Who would’ve guessed a PR stunt based on lies could backfire for a company trying to regain people’s trust?

For better or worse, certain corners of the auto industry take part in the annual tradition of April Fools’ Day. We roll our eyes and report on the stories that flood news feeds on April 1, knowing full well that each one comes with a nudge-nudge, wink-wink from the PR flacks who planned this year’s nonsense. But this year, Volkswagen took April Fools too far.

For those lucky enough not to hear about this, on the afternoon of March 29, USA Today published a report that claimed Volkswagen was changing its name to “Voltswagen” after a press release, dated April 29, appeared briefly on VW of America’s media page. USA Today reached out to a VW spokesman who declined to comment, although the outlet did speak to an anonymous source who confirmed the release was not a joke. I immediately reached out to two sources at Volkswagen of America – one offered a “no comment” while the other confirmed the news off the record.

Volkswagen ID.4

On Tuesday, VW made its move, changing logos, updating Twitter handles, and issuing an actual press release with comments from VWoA President and CEO Scott Keogh confirming the switch would officially happen in May 2021. The press release looked and sounded and official – no nudge, nudge, wink, wink. Motor1.com, like nearly every other news outlet, swallowed the bait. We were wrong.

There is an argument to be made that this was all a mistake, that Volkswagen accidentally published the release early instead of on April 1, and simply botched its recovery from that mistake.

But if I wanted to completely hoodwink the media, I’d do exactly what happened here: publish the release and wait until someone big picked up the story, then pull the release down to make it look like a mistake, knowing nothing stokes the fires of the blogosphere like an “accidental” leak on the part of the automaker. I’d confirm the news repeatedly to anyone who reached out for comment. Then I’d sit back and watch.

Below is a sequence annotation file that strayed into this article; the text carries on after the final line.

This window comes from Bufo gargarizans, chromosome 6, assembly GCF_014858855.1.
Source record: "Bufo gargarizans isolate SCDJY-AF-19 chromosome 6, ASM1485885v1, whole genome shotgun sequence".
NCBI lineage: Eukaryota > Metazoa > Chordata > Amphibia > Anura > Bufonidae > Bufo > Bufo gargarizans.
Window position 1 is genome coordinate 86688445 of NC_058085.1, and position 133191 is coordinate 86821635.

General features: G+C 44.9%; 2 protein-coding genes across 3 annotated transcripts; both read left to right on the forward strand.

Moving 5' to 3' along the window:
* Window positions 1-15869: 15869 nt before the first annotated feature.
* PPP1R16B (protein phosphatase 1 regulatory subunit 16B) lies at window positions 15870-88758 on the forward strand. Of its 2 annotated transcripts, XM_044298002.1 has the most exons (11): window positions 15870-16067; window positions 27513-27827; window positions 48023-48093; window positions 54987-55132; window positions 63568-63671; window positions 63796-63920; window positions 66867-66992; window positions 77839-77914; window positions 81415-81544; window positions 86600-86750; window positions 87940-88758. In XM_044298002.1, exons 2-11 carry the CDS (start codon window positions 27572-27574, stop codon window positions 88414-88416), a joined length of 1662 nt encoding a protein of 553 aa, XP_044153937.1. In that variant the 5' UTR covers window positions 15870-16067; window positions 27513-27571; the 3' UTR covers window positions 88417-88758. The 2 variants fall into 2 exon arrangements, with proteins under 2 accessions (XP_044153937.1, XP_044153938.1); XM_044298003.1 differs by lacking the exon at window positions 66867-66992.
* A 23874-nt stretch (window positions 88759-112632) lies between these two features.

Where in past years eating the onion would result in nothing more than some good-natured ribbing from colleagues and friends on Car Twitter, Volkswagen’s stunt has landed differently. After four years of battling fake news, we found the company’s decision to mislead the press in service of its joke tone deaf. The reactions on Twitter have been equal parts swift and cutting.

This entire episode really irked me. Not because we (Motor1.com and the broader sphere of automotive media) bought into the joke, but because so much of it was based on spokespeople that we used to trust outright lying. Volkswagen as a company has been fighting to regain the trust of the public and rehabilitate its image after the diesel emissions scandal, and up until now, it’d been doing well. I adored the ID.4 when I drove it and have been excited by the prospects of electric VWs ever since.

This stunt is a black mark on Volkswagen’s progress. And while it’s easy to look at what’s been written here as virtue signalling in the name of honesty and the sanctity of journalism, Volkswagen’s decision to mislead the media and the public (again, one could argue) had actual consequences beyond our little corner of the internet.

The company’s share price opened on Monday morning at $33.13. By 3:00PM on Tuesday, it was up past $38. As the above tweet notes, one market analyst even issued a note about the name change. Jokes stop being jokes when they have real-world consequences, and it’s very clear based on a quick look at share prices that Volkswagen of America’s deception has had very real consequences.

I’m going to leave you with one last tweet over VW’s latest controversy from Automotive News’ Nick Bunkley:

On March 31, Volkswagen shared a non-apology on social media as if this is still some big joke rather than an enormous public relations misstep. But to cite one internet meme, when the joke is done, the person pranked should be laughing too. For every great April Fools’ joke, there are 10 bad ones. But there’s never been a single one that’s damaged the trust the media has in a company’s word. Until now.